The Omicron Variant Is Highlighting The Flaws Of China’s Zero-Covid Strategy

Contrary to what Chinese authorities want their residents to believe, the highly transmissible Omicron variant is putting China’s zero-Covid strategy to the test — and it seems to be failing. The number of infections in Shanghai, the country’s financial capital, has been breaching all-time records, with 21,000 new cases just on Friday alone.

The overwhelming spread of the virus has put the city in an indefinite lockdown with much of its 25 million residents unprepared. People are running out of food and ways to get it with delivery services limited, many needing medicine they’re not allowed to go out to get, with some — including children a few months old, and the ailing elderly — forced to be separated from their caregivers.

And yet, the virus keeps spreading.

China’s zero-Covid strategy has been one of the world’s most stringent and effective, at least in the first waves of the pandemic. Its goal is to stamp out transmission through mass testing, aggressive contact-tracing, immediate isolation of infected people, and quarantine of their close contacts. The strategy reduced the country’s transmission rate to near zero, and kept its reported death rate much lower than other developed countries.

But the Omicron surge is another story, and the lockdowns are proving obsolete. China continues to fumble in an attempt to contain a variant that has caused, and is still causing record-breaking surges across the world, instead of focusing on managing its inevitable impact.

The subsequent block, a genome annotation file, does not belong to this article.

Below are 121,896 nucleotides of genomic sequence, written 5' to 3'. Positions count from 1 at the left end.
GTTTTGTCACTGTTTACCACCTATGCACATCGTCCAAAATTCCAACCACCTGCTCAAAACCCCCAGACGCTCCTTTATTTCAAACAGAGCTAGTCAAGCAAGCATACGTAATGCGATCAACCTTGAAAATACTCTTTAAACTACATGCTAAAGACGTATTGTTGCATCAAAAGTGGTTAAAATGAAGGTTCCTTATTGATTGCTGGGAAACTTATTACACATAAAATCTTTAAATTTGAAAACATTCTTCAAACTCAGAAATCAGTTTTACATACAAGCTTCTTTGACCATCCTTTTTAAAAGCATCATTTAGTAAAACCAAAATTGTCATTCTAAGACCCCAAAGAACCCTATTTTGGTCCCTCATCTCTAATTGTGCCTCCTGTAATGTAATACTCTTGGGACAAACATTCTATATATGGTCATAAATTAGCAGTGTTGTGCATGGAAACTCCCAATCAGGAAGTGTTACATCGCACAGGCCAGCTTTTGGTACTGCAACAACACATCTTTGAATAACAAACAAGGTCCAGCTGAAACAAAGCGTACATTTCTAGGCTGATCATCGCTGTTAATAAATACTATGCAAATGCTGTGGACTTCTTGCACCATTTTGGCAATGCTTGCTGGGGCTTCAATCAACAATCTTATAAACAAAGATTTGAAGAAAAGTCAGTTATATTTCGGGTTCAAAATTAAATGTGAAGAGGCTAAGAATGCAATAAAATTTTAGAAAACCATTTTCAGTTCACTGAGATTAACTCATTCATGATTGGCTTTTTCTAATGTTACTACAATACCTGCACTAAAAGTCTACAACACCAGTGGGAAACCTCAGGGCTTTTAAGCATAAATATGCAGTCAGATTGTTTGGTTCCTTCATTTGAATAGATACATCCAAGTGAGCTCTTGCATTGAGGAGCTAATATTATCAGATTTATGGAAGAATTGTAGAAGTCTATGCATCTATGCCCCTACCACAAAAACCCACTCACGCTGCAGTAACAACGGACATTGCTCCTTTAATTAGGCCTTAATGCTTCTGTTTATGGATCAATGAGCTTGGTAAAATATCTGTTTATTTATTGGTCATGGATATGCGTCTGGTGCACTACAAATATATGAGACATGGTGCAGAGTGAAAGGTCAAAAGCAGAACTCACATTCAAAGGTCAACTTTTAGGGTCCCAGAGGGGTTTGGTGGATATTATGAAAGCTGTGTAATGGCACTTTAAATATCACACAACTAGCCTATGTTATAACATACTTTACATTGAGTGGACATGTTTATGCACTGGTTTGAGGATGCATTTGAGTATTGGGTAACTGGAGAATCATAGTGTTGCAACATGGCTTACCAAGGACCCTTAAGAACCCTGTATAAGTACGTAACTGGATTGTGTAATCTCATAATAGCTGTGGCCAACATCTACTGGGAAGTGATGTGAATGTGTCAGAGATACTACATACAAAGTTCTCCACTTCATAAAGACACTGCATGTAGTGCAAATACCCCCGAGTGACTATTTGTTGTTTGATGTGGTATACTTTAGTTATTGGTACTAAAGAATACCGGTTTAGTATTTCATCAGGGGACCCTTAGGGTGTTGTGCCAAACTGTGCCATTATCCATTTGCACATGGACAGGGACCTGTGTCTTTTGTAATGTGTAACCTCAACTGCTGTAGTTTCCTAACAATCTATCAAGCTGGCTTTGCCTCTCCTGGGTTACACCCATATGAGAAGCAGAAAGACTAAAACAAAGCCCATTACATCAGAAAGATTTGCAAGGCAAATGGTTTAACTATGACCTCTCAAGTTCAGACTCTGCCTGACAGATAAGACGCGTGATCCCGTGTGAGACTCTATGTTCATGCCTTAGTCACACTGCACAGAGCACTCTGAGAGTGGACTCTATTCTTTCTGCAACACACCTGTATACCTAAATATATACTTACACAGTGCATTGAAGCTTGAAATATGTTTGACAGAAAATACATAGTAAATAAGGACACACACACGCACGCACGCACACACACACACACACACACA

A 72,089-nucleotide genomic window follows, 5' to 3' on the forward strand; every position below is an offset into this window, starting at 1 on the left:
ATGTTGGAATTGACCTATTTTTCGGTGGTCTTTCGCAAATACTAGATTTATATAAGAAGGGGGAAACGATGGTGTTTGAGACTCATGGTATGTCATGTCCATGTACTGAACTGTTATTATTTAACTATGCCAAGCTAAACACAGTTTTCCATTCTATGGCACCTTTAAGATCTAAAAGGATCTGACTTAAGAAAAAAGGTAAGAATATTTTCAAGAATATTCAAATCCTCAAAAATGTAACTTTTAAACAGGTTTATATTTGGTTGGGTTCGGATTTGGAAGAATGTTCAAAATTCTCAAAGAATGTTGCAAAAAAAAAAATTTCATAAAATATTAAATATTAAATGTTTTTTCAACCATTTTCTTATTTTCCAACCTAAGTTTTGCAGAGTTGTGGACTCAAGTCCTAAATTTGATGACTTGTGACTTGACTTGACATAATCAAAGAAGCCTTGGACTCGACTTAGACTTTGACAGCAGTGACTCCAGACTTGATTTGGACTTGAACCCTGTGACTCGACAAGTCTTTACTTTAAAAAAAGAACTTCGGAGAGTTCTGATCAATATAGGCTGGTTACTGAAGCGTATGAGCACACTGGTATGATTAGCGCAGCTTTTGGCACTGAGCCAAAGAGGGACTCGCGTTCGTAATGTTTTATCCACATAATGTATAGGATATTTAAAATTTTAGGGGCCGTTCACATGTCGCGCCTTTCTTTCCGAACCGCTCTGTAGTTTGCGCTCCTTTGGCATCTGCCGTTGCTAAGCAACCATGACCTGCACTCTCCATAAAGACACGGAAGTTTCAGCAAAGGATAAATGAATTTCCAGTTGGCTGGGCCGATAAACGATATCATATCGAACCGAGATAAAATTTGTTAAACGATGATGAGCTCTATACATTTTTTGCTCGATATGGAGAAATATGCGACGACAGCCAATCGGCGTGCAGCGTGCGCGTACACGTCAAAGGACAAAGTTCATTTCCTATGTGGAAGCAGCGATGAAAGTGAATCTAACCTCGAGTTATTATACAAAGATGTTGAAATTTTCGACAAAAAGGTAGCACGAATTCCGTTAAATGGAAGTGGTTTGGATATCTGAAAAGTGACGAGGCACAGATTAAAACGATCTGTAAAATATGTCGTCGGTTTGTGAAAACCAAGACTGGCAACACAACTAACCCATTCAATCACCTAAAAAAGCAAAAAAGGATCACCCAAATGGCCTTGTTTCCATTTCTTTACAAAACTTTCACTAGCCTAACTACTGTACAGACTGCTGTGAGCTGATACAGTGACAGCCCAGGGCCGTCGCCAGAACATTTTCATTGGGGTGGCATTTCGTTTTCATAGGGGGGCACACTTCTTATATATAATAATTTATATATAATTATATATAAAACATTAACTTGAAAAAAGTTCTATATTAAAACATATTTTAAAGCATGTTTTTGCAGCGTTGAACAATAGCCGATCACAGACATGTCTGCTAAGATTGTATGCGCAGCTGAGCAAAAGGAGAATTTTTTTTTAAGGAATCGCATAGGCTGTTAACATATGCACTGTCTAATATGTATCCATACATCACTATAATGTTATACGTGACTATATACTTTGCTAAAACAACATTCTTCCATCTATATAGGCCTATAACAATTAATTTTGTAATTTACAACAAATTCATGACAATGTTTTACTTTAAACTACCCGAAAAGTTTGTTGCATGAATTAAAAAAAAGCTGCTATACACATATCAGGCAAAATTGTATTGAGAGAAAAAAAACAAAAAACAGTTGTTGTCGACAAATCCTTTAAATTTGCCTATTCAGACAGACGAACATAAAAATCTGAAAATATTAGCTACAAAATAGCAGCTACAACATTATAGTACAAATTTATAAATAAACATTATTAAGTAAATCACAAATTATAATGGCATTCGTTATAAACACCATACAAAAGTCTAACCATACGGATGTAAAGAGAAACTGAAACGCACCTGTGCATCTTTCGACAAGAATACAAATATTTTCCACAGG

In a commentary posted on Facebook, Ho Ching, spouse of Singapore Prime Minister Lee Hsien Loong, underscored the inefficiencies of this strategy, and called for China to instead focus on vaccinations.

The country’s choice of vaccines appears to be more political than anything else. Prime Minister Xi Jinping, in his aggressive bid to champion self-reliance, has kept mRNA vaccines from the West out of China. And because the country itself has yet to develop their own mRNA shot over two years into the pandemic, its residents have had to rely on the two homegrown vaccines, SinoVac and Sinopharm, that both use a century-old method for inoculation. The efficacy of these two brands have been in question, and officials have acknowledged their low overall effectiveness.

China’s continued resistance to Western vaccines is compounded by its low vaccination rate of the elderly. Before the Omicron surge, about 65% of its population over 80 had yet to be inoculated.

Many residents have taken to social media to share their pleas. Some reports say that the country’s internet watchdog, Cyberspace Administration of China, has started scrubbing negative posts off social media. They have also told people to be wary and “distinguish rumours from facts.”

Information for this briefing was found via Bloomberg, Twitter and the sources mentioned. The author has no securities or affiliations related to this organization. Not a recommendation to buy or sell. Always do additional research and consult a professional before purchasing a security. The author holds no licenses.

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